It's been over two months since pastor Raymond Koh mysteriously disappeared, and the lack of information surrounding his vanishing has caused some to speculate that "the authorities may have had a hand in all this."
As reported, Koh, 62, was exiting a highway in Kelana Jaya just outside of the Malaysian capital, Kuala Lumpur, when a convoy of black SUVs and motorcycles surrounding his car, boxing it in.
CCTV footage shows several men jump out and run to Koh, and then the convoy leaves, along with his car. The entire operation, which took place in broad daylight and was witnessed by other drivers, was completed in under a minute.
"The operation was very well planned. They knew who he was, where he was going, and probably had been tracking him," Koh's son Jonathan told the BBC. "It was very professionally executed."
Despite a police investigation, no leads have surfaced in the disappearance, and Koh's family has not heard a single word from him or his alleged abductors.
Koh, who runs a non-government charity called Harapan Komuniti (Hope Community) in Kuala Lumpur, which helps the poor, single mothers, and drug addicts, had previously been investigated by authorities due to his evangelistic activities, which is considered a crime in the Islamic country.
"His alleged proselytism is not an excuse for kidnapping. If he did anything wrong, he should have the right as any citizen to trial," Jonathan told the BBC. Last month, Jonathan filed a second police report on suspicion that his father was murdered by Islamic extremists.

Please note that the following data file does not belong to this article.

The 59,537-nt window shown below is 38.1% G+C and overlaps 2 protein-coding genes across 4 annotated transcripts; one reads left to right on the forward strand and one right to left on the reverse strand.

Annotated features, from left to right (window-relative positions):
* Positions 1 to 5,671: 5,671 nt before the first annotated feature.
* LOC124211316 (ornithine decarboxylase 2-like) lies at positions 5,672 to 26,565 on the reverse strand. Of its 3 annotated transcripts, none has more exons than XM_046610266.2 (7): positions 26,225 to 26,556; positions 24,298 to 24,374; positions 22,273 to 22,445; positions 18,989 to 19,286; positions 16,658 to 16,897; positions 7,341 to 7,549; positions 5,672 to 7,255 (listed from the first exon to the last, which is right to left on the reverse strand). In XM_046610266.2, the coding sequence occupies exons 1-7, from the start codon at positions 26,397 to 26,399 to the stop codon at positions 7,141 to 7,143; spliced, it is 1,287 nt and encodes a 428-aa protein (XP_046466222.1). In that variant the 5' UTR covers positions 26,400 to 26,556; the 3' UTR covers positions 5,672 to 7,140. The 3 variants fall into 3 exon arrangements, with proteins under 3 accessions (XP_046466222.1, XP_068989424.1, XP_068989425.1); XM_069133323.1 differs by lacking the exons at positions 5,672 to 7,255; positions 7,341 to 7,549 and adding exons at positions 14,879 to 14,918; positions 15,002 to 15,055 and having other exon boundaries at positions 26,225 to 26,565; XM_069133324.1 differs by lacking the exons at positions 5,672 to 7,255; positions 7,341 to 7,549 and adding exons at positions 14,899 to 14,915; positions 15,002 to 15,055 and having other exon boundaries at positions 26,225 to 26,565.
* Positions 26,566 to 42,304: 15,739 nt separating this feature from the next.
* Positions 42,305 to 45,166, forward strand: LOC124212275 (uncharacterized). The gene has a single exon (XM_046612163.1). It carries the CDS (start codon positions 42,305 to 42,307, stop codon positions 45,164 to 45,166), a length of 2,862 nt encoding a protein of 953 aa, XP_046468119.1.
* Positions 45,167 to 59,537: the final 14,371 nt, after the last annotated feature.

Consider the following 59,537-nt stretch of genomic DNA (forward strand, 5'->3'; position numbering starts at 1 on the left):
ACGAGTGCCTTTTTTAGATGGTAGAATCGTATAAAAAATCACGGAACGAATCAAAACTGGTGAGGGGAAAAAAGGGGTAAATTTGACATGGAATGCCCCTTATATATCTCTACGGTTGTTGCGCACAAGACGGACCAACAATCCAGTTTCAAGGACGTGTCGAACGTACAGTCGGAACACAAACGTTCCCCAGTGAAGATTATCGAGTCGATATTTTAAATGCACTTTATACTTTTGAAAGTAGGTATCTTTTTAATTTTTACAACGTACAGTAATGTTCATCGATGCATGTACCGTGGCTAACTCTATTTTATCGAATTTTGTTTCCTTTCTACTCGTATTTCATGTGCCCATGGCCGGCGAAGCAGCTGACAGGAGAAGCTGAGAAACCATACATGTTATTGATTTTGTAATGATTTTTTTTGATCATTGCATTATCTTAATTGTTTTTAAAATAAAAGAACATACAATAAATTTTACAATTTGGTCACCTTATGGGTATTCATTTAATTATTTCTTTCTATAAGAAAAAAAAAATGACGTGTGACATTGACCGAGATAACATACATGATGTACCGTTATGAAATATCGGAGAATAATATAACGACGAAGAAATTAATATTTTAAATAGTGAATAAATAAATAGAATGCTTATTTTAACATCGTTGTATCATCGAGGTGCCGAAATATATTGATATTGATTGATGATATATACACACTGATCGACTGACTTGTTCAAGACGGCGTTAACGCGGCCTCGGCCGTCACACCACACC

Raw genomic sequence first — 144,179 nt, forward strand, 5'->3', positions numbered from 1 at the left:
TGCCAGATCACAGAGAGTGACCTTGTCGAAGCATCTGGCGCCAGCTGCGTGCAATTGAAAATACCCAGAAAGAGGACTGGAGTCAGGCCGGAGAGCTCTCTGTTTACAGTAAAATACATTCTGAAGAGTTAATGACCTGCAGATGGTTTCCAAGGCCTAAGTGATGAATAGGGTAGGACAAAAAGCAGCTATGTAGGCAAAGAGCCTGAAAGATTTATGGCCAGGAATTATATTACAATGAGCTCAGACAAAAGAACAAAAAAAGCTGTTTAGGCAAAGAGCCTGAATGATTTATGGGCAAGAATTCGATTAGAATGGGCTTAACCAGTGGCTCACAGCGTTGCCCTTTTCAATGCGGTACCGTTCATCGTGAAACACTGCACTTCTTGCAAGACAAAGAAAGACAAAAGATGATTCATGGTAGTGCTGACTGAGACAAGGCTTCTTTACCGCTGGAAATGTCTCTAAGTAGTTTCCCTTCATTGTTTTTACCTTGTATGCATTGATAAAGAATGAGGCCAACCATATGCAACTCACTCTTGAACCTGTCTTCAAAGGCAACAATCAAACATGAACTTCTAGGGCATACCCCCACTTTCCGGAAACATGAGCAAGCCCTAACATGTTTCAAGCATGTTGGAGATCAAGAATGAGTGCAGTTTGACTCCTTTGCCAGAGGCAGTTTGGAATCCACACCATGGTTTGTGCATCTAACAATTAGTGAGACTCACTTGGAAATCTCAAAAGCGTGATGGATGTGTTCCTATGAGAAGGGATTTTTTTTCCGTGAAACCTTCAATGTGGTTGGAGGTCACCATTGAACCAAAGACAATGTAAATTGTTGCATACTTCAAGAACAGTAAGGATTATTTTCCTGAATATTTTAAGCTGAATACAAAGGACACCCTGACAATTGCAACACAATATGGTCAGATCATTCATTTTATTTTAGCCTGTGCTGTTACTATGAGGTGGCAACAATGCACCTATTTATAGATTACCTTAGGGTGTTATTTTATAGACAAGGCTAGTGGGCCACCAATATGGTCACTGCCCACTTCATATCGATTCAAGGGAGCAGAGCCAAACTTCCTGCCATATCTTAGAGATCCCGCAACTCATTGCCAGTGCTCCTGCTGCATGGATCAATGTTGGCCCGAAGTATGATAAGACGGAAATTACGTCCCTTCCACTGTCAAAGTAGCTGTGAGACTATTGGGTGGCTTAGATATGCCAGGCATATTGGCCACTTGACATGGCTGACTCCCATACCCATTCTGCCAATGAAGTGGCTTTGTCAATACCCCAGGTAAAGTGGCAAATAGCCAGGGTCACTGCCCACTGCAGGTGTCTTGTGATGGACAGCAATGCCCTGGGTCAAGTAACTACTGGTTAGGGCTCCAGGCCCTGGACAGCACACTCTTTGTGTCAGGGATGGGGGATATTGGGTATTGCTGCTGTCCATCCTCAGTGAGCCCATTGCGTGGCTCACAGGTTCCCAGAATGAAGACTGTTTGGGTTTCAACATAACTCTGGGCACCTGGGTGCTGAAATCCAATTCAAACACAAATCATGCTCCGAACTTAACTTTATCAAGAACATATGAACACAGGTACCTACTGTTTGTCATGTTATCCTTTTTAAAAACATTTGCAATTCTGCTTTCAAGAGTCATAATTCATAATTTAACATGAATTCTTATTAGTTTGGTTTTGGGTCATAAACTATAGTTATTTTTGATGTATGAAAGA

However, because of the lack of concern shown by Malaysian police and the absence of concrete information surrounding his vanishing, some people have begun to speculate that "the authorities may have had a hand in all this."
The "unprecedented mysterious" disappearance has led to "public perception and speculation... of forced disappearances", says the Malaysian Bar, using a term which usually refers to state-sponsored abductions.
"It is shocking and outrageous that a growing number of Malaysians could inexplicably disappear and not be found for days, weeks and months."
Adding to the suspicion of many is the number of other social activists who have been reported missing since last November, including Joshua Hilmy and his wife Ruth (both believers), and Amri Che Mat, a Muslim suspected of spreading Shia Islam, which is banned by religious authorities, according to persecution watchdog Open Doors USA.
Nevertheless, Hermen Shastri, general secretary of the Council of Churches of Malaysia, told the BBC that Koh's disappearance has sent a "worrying signal" to Christians in the country.
"It's a question on our minds, and some churches are worried it may be a trend... where those involved in activities related to the poor [are targeted by] vigilante groups," he said.
Koh's family has asked the international community to pray for the pastor's safe recovery: "We have been very stressed, it's been very frustrating," said his son. "But we are working on leads. I still think he's alive."